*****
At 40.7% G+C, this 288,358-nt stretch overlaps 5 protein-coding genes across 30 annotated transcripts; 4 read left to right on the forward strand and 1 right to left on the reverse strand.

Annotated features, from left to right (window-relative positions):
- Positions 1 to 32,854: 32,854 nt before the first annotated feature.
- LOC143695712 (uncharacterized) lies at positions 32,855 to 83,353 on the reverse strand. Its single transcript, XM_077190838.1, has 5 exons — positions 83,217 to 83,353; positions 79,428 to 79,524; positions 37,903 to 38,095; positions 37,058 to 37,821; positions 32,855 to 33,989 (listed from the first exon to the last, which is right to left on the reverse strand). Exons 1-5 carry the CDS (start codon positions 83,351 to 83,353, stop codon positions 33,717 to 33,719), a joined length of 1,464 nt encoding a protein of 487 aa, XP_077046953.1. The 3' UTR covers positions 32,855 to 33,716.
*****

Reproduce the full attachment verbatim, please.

At 40.7% G+C, this 288,358-nt stretch overlaps 5 protein-coding genes across 30 annotated transcripts; 4 read left to right on the forward strand and 1 right to left on the reverse strand.

Annotated features, from left to right (window-relative positions):
- Positions 1 to 32,854: 32,854 nt before the first annotated feature.
- LOC143695712 (uncharacterized) lies at positions 32,855 to 83,353 on the reverse strand. Its single transcript, XM_077190838.1, has 5 exons — positions 83,217 to 83,353; positions 79,428 to 79,524; positions 37,903 to 38,095; positions 37,058 to 37,821; positions 32,855 to 33,989 (listed from the first exon to the last, which is right to left on the reverse strand). Exons 1-5 carry the CDS (start codon positions 83,351 to 83,353, stop codon positions 33,717 to 33,719), a joined length of 1,464 nt encoding a protein of 487 aa, XP_077046953.1. The 3' UTR covers positions 32,855 to 33,716.